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Carl H. Imhoff

ManagerElectric Infrastructure Market SectorEnergy and Environment Directorate

Mr. Imhoff manages Pacific Northwest National Laboratory’s (PNNL’s) Electric Infrastructure Market Sector, which includes advanced electric infrastructure research and development with USDOE, state governments, vendors and utilities. . Mr. Imhoff is responsible for PNNL’s R&D programs in advanced power transmission reliability, demand response, renewable energy integration , policy and strategy for smart grid concepts, and cross-cutting grid analytic tools in visualization and high-performance computing. PNNL’s grid activities and thought leadership are widely recognized for substantial impact in the current “smart grid” agenda –as it relates to innovation and policy.Mr. Imhoff has spent 29 years at PNNL conducting and managing a broad range of energy research. His technical work emphasizes systems engineering and operations research in power system reliability, smart grid, energy efficiency, energy storage and clean generation. Mr. Imhoff earned his B.S. at the University of Arkansas in Industrial and Systems Engineering and his M.S.I.E. from Purdue University.

Capturing New Smart Grid Value Streams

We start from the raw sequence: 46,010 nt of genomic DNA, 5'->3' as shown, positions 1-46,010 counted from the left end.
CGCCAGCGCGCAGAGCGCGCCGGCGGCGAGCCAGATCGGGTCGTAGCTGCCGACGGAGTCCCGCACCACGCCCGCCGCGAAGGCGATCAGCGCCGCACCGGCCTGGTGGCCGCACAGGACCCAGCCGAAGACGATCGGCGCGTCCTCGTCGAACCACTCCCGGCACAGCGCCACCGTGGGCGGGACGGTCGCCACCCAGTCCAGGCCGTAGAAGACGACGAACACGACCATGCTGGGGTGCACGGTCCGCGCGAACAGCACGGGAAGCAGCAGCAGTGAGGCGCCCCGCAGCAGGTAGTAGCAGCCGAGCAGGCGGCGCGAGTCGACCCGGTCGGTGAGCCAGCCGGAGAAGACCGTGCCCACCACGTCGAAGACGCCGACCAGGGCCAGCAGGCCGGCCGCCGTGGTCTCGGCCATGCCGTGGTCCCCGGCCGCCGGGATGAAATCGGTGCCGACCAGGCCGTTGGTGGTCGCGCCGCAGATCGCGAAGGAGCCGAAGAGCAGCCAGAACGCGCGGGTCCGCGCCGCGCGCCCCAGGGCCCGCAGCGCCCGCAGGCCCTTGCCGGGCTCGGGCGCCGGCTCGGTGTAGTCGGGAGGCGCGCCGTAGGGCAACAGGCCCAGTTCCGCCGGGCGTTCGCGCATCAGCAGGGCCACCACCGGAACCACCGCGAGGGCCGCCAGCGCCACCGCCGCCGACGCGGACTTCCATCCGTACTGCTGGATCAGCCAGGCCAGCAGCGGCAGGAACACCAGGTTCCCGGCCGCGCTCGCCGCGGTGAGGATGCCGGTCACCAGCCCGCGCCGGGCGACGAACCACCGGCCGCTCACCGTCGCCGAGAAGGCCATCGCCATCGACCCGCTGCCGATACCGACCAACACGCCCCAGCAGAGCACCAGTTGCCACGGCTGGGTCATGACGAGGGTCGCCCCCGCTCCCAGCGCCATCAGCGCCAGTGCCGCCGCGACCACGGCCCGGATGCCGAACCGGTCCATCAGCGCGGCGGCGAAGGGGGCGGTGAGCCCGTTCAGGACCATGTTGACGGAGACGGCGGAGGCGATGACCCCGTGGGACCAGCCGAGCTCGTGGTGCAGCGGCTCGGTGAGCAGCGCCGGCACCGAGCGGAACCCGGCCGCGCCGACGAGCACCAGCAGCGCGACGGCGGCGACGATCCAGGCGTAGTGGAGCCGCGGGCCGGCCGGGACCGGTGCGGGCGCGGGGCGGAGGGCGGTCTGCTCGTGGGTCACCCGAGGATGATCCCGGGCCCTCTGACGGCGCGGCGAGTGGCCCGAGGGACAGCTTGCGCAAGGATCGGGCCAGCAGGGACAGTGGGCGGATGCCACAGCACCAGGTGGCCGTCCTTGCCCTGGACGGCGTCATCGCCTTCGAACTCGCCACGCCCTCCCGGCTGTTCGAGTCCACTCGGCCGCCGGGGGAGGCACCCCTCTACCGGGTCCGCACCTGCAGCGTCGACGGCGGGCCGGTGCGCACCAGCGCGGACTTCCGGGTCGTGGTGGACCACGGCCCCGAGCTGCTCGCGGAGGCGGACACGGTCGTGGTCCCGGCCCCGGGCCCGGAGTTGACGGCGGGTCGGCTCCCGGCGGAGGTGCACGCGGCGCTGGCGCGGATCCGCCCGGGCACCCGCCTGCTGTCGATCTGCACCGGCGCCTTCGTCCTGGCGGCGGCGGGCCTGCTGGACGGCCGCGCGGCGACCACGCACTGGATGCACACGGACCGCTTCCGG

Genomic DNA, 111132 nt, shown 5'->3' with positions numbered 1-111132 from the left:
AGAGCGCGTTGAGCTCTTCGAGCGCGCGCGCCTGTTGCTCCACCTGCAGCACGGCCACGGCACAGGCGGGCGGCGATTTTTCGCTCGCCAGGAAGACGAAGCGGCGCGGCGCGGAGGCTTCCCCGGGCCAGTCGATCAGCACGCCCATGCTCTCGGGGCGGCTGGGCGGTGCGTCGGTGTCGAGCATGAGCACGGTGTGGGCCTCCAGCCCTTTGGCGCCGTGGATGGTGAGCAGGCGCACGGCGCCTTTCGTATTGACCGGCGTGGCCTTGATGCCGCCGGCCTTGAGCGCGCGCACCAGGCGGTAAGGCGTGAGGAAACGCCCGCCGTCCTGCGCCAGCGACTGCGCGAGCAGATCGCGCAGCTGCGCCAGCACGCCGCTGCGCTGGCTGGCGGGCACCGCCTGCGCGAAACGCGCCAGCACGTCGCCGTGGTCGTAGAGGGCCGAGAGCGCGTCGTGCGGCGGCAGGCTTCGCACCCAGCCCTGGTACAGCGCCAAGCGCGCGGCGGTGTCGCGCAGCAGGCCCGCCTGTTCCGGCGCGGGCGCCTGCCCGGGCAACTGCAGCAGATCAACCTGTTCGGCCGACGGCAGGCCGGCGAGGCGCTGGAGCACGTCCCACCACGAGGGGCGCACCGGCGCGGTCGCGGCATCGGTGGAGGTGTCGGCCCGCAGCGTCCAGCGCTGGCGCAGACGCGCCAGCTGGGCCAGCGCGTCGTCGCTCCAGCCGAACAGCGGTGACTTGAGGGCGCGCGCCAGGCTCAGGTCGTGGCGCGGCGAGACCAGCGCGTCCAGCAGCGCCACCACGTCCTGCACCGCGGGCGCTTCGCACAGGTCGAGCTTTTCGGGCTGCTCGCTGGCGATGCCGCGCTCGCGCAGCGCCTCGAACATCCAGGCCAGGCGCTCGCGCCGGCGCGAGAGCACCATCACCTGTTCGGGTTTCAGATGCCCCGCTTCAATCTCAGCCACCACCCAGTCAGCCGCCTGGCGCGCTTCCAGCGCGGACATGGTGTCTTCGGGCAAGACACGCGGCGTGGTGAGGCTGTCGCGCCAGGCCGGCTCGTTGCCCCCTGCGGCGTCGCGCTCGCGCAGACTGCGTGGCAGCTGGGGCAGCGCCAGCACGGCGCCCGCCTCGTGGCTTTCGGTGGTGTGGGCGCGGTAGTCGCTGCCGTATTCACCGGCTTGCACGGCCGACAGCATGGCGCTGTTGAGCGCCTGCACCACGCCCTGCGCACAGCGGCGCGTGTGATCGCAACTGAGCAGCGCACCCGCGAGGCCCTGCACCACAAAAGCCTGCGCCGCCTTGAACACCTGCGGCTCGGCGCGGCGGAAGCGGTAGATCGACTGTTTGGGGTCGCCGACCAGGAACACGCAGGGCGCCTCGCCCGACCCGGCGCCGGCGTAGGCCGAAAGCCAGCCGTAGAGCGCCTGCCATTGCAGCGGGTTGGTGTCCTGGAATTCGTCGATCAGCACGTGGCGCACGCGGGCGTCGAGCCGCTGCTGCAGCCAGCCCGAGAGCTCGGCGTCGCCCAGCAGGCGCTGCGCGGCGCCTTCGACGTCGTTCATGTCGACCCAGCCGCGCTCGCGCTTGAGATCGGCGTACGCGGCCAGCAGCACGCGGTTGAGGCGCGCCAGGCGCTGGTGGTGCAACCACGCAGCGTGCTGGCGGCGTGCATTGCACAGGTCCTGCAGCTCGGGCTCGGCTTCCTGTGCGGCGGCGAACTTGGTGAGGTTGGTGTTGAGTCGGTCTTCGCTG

In the early 1990s, the information technology revolution began transforming our power system as early time-synchronous monitoring systems (e.g. phasor measurement units, digital fault recorders etc.) were put into operation in a few select areas in the U.S. and overseas. Inexorable growth in digital systems and communications in the transmission and distribution system have accelerated over the last decade, with dramatic increases in performance and decreases in cost. The codification of smart grids in Title XIII of the Energy Security and Independence Act of 2007 formally launched the "smart grid" movement and defined a path for accelerated research, demonstration and regulatory innovation to substantially modernize our power system. Around the world, significant value is being identified in the application of digital sensing, communications and control as applied to current operations in the distribution and transmission system. However, much of the potential value of the smart grid lies in extending the application of those tools and concepts beyond current operational constructs and across the traditional boundaries of transmission, distribution and consumer processes. In addition, entirely new operational paradigms are enabled with smart grid concepts that go well beyond the current design assumptions for the grid that has served the nation so well for the last 50 years. This talk will highlight innovative examples of emerging new values that smart grid tools can deliver—beyond simply enhancing current operational concepts.